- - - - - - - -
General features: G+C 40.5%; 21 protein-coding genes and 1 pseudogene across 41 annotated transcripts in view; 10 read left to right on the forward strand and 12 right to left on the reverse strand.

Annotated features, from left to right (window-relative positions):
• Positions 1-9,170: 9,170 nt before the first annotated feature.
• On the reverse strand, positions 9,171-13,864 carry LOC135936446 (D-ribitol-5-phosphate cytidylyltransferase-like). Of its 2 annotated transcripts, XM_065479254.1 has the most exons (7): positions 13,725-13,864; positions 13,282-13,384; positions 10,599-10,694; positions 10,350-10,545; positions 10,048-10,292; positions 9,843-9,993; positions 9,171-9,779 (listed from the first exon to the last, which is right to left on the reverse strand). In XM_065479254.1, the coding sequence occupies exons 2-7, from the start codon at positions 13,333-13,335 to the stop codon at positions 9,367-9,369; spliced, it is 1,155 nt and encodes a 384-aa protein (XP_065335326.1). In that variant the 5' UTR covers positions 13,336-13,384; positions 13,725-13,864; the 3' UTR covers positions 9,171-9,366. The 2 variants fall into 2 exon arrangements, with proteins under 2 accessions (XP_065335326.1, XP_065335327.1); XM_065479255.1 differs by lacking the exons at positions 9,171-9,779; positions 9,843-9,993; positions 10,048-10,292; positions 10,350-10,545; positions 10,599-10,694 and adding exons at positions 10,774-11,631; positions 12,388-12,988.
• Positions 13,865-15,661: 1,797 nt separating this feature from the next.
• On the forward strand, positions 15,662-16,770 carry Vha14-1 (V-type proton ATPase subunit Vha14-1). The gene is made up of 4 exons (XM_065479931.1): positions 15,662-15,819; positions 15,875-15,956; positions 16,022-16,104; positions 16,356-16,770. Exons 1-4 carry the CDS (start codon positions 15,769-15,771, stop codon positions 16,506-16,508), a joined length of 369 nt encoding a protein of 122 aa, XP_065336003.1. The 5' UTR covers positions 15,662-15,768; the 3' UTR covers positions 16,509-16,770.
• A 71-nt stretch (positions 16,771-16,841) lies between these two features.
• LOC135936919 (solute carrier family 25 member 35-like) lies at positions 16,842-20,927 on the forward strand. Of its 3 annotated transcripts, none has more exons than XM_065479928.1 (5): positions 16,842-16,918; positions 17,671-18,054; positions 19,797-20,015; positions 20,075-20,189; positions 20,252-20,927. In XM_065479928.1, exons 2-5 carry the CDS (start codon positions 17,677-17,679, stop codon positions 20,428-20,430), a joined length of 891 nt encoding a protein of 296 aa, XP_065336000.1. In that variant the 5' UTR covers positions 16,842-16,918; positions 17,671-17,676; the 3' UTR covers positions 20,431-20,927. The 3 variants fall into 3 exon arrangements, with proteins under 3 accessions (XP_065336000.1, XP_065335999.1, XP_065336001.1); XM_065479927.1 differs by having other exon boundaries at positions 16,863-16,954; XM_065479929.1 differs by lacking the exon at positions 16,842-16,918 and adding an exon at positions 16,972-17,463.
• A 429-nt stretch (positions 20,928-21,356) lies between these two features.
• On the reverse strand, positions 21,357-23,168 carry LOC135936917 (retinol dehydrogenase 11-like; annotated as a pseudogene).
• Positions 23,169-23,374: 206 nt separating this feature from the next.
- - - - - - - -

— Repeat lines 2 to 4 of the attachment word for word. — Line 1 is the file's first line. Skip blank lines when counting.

Annotated features, from left to right (window-relative positions):
• Positions 1-9,170: 9,170 nt before the first annotated feature.
• On the reverse strand, positions 9,171-13,864 carry LOC135936446 (D-ribitol-5-phosphate cytidylyltransferase-like). Of its 2 annotated transcripts, XM_065479254.1 has the most exons (7): positions 13,725-13,864; positions 13,282-13,384; positions 10,599-10,694; positions 10,350-10,545; positions 10,048-10,292; positions 9,843-9,993; positions 9,171-9,779 (listed from the first exon to the last, which is right to left on the reverse strand). In XM_065479254.1, the coding sequence occupies exons 2-7, from the start codon at positions 13,333-13,335 to the stop codon at positions 9,367-9,369; spliced, it is 1,155 nt and encodes a 384-aa protein (XP_065335326.1). In that variant the 5' UTR covers positions 13,336-13,384; positions 13,725-13,864; the 3' UTR covers positions 9,171-9,366. The 2 variants fall into 2 exon arrangements, with proteins under 2 accessions (XP_065335326.1, XP_065335327.1); XM_065479255.1 differs by lacking the exons at positions 9,171-9,779; positions 9,843-9,993; positions 10,048-10,292; positions 10,350-10,545; positions 10,599-10,694 and adding exons at positions 10,774-11,631; positions 12,388-12,988.